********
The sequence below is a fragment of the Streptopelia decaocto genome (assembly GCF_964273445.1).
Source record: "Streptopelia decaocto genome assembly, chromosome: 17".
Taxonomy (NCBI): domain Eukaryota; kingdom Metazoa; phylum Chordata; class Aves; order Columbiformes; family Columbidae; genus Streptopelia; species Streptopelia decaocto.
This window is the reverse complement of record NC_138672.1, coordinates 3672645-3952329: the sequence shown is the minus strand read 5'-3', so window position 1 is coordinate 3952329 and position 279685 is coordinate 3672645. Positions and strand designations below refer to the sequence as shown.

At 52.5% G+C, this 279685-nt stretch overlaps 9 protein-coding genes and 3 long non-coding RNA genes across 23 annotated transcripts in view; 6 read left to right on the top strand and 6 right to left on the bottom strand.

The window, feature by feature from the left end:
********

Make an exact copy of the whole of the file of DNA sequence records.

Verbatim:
The sequence below is a fragment of the Streptopelia decaocto genome (assembly GCF_964273445.1).
Source record: "Streptopelia decaocto genome assembly, chromosome: 17".
Taxonomy (NCBI): domain Eukaryota; kingdom Metazoa; phylum Chordata; class Aves; order Columbiformes; family Columbidae; genus Streptopelia; species Streptopelia decaocto.
This window is the reverse complement of record NC_138672.1, coordinates 3672645-3952329: the sequence shown is the minus strand read 5'-3', so window position 1 is coordinate 3952329 and position 279685 is coordinate 3672645. Positions and strand designations below refer to the sequence as shown.

At 52.5% G+C, this 279685-nt stretch overlaps 9 protein-coding genes and 3 long non-coding RNA genes across 23 annotated transcripts in view; 6 read left to right on the top strand and 6 right to left on the bottom strand.

The window, feature by feature from the left end: